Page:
Every story needs a problem. Well, preferably more than one, but we're here to talk about the two main problems your story needs before you start writing it.
This is the first post in a series of 5 of the The Bones of Your Story Series (and right in time for NaNoWriMo!) We're going to talk about Problems, Wants & Needs, Conflict, Motivations, and Resolutions.
Whether you're a planner, pantser, or somewhere in between, these are the core elements you need to be successful in writing a novel in 30 days.
In fact, it's good to have this information handy whenever you're starting a new project. So, let's get started!
The problems of your story are, arguably, the most important elements. They will the foundation for everything that happens. The plot, your main character's story arc, the motivation for y
our MC's decisions, etc. So you need to make sure their solid and sound.
Two Types of Problems
Your story will have two problems (not counting subplots or problems dealing with your side characters):
Your story problem a.k.a. your plot (the issue that will be solved by the time your book is over)
Your MC's internal struggle that they will overcome (this is your character's arc of change)
Your story problem will likely be the easier one to pinpoint. Will the princess get out of the tower? Will the treasure hunter find the gold first? Can the super hero save the city? It's the question that grabs the attention of the reader when they read the summary of your book. It's what your main plot points will help push along.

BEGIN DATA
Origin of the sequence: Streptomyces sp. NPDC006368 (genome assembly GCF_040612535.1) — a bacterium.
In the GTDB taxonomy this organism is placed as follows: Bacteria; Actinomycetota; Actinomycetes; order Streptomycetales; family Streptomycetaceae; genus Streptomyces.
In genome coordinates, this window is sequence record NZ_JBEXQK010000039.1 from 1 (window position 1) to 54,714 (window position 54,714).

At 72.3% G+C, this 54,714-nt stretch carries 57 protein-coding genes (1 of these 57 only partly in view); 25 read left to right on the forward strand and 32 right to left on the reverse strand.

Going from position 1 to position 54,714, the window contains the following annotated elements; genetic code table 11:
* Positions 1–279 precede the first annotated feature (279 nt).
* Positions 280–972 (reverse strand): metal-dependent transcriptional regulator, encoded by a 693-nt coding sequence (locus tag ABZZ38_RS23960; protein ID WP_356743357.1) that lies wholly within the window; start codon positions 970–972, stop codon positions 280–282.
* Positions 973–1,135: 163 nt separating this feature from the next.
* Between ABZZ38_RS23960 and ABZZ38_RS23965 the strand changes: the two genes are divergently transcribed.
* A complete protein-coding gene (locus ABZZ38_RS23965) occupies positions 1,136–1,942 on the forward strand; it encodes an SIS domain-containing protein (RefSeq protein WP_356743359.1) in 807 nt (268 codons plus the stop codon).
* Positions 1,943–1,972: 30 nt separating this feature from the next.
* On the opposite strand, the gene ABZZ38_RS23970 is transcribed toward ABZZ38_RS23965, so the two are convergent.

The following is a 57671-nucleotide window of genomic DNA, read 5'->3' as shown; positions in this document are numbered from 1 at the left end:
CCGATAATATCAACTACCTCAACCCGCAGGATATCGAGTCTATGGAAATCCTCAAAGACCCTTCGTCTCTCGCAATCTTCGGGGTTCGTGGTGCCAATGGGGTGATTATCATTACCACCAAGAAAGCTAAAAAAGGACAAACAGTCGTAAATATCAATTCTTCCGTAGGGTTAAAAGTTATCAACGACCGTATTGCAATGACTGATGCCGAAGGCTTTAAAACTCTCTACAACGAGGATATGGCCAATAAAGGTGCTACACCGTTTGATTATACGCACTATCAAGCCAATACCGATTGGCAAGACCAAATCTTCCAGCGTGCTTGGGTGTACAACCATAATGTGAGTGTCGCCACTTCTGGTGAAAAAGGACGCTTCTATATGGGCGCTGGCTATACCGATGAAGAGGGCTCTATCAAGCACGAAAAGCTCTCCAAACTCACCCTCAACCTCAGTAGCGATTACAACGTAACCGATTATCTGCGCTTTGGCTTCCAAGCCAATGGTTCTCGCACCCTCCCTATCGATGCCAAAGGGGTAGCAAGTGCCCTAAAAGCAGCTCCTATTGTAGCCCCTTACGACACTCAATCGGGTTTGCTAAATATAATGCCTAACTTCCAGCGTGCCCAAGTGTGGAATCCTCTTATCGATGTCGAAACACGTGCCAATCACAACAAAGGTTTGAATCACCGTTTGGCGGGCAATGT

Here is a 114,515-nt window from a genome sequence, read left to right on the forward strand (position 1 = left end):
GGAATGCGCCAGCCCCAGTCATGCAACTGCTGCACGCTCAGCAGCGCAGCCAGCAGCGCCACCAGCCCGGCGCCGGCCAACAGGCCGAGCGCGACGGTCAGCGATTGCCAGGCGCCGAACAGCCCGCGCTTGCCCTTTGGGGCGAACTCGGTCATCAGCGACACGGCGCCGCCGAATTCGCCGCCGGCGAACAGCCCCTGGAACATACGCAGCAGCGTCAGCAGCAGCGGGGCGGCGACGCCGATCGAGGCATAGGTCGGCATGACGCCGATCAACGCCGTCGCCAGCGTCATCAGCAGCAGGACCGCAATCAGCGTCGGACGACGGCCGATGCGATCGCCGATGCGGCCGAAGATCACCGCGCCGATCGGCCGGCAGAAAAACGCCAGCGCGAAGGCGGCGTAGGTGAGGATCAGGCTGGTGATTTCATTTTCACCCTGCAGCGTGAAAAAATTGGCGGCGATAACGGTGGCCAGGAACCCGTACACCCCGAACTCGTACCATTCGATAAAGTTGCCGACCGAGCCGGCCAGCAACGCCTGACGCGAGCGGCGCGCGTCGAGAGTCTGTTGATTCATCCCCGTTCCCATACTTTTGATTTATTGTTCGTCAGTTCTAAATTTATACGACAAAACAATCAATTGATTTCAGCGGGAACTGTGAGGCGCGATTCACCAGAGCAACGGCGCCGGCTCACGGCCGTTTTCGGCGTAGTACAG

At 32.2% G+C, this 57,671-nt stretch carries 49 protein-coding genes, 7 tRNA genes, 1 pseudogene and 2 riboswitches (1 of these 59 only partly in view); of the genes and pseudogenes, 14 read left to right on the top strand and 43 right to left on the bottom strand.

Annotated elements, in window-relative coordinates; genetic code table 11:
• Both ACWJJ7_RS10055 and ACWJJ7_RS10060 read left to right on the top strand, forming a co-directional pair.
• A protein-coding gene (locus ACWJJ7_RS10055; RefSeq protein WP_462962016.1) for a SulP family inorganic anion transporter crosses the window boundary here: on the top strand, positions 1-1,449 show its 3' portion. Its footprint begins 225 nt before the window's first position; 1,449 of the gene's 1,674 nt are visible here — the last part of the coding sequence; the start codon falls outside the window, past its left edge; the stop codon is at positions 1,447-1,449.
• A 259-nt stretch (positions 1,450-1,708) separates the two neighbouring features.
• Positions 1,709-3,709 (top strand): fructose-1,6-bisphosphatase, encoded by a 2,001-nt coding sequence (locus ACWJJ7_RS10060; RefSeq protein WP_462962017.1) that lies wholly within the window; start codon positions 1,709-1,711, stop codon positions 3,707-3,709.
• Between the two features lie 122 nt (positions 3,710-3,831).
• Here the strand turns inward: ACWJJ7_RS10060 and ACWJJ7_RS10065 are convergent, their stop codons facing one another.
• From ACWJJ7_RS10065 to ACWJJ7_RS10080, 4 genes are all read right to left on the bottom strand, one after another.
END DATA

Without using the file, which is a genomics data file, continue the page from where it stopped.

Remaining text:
Your MC's struggle is a little more complex and subtle. This is the character flaw or trauma, etc. that will be addressed through the story problem your MC will be solving. This is the problem that connects your reader to your character; makes them feel more relatable. It's the emotional side of reading for your reader. They may have came for the story problem, but they're staying because you're making the internal struggle engaging. This problem can also be a bit more challenging to nail down. Can they learn to trust again? Discovering or accepting who they truly are. You get the idea. It's more of an abstract concept rather than the concrete problem above.
Having well-defined problems will help you line out your story. It will guide you in what the goals should be and how to get there. It will show you your character's motivations and potential conflicts. Everything will come back to your two problems. So make sure you vet them. Make sure they stand up to everything you throw at them. These will be your foundation.
You may find, that in the beginning, your story problem and character problem are not related, and that's okay. By the end of your book, though, they should dovetail together, either because your character learns a lesson from the story problem that lets them navigate their internal struggle, or the two actually end up connected. Either option is fine, but make sure they are cohesive together.